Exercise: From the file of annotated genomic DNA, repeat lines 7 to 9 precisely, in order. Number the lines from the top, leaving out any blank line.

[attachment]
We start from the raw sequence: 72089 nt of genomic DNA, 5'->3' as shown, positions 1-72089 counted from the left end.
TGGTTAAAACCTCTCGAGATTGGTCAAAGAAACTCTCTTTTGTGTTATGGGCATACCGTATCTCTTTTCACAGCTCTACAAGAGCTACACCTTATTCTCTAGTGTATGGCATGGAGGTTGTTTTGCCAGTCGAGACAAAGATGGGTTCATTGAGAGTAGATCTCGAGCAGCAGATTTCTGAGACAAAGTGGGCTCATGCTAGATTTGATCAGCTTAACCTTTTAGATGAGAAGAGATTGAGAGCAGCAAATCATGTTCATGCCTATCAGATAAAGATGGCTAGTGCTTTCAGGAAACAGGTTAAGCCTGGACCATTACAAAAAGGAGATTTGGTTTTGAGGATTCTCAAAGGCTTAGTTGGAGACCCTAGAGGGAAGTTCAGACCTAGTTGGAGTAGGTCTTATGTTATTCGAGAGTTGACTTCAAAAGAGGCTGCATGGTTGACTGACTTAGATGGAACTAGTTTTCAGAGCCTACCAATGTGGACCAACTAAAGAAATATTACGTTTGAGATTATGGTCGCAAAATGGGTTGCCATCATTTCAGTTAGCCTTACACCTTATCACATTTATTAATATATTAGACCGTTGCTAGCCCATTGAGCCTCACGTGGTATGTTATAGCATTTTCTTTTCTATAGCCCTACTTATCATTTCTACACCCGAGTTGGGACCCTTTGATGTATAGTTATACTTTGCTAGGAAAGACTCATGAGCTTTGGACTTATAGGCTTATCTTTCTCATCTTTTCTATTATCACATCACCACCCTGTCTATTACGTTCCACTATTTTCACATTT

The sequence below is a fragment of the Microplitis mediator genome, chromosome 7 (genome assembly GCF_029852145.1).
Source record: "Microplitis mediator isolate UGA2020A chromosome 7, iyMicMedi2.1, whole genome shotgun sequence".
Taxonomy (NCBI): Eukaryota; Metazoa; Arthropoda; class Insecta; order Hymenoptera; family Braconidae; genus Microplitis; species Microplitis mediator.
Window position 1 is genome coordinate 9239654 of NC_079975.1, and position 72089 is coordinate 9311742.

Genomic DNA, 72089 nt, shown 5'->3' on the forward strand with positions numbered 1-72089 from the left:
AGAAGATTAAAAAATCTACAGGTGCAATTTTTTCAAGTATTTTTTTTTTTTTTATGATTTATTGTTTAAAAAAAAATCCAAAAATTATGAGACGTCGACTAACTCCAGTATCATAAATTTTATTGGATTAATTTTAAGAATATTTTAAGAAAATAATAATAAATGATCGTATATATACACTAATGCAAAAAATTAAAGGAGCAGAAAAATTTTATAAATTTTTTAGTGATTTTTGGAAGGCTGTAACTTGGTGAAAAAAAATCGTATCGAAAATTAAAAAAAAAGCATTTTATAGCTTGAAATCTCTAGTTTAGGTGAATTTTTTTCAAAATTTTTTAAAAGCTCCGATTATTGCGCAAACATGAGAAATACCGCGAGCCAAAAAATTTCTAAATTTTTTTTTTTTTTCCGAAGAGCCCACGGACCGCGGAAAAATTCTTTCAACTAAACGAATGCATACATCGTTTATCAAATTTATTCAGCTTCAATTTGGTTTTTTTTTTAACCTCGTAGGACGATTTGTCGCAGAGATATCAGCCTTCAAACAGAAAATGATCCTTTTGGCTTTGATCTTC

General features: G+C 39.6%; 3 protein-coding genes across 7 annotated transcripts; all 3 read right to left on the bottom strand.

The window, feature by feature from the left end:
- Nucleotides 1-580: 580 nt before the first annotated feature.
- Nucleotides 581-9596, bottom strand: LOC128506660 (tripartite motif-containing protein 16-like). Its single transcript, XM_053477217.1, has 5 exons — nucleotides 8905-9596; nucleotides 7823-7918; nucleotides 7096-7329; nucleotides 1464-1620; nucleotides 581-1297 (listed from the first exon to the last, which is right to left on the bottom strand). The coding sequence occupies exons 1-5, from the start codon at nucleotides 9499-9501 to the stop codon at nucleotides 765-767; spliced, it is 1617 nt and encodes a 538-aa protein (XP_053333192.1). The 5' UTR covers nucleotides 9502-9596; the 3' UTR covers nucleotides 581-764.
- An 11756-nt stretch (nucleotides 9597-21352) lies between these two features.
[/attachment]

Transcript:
Genomic DNA, 72089 nt, shown 5'->3' on the forward strand with positions numbered 1-72089 from the left:
AGAAGATTAAAAAATCTACAGGTGCAATTTTTTCAAGTATTTTTTTTTTTTTTATGATTTATTGTTTAAAAAAAAATCCAAAAATTATGAGACGTCGACTAACTCCAGTATCATAAATTTTATTGGATTAATTTTAAGAATATTTTAAGAAAATAATAATAAATGATCGTATATATACACTAATGCAAAAAATTAAAGGAGCAGAAAAATTTTATAAATTTTTTAGTGATTTTTGGAAGGCTGTAACTTGGTGAAAAAAAATCGTATCGAAAATTAAAAAAAAAGCATTTTATAGCTTGAAATCTCTAGTTTAGGTGAATTTTTTTCAAAATTTTTTAAAAGCTCCGATTATTGCGCAAACATGAGAAATACCGCGAGCCAAAAAATTTCTAAATTTTTTTTTTTTTTCCGAAGAGCCCACGGACCGCGGAAAAATTCTTTCAACTAAACGAATGCATACATCGTTTATCAAATTTATTCAGCTTCAATTTGGTTTTTTTTTTAACCTCGTAGGACGATTTGTCGCAGAGATATCAGCCTTCAAACAGAAAATGATCCTTTTGGCTTTGATCTTC

General features: G+C 39.6%; 3 protein-coding genes across 7 annotated transcripts; all 3 read right to left on the bottom strand.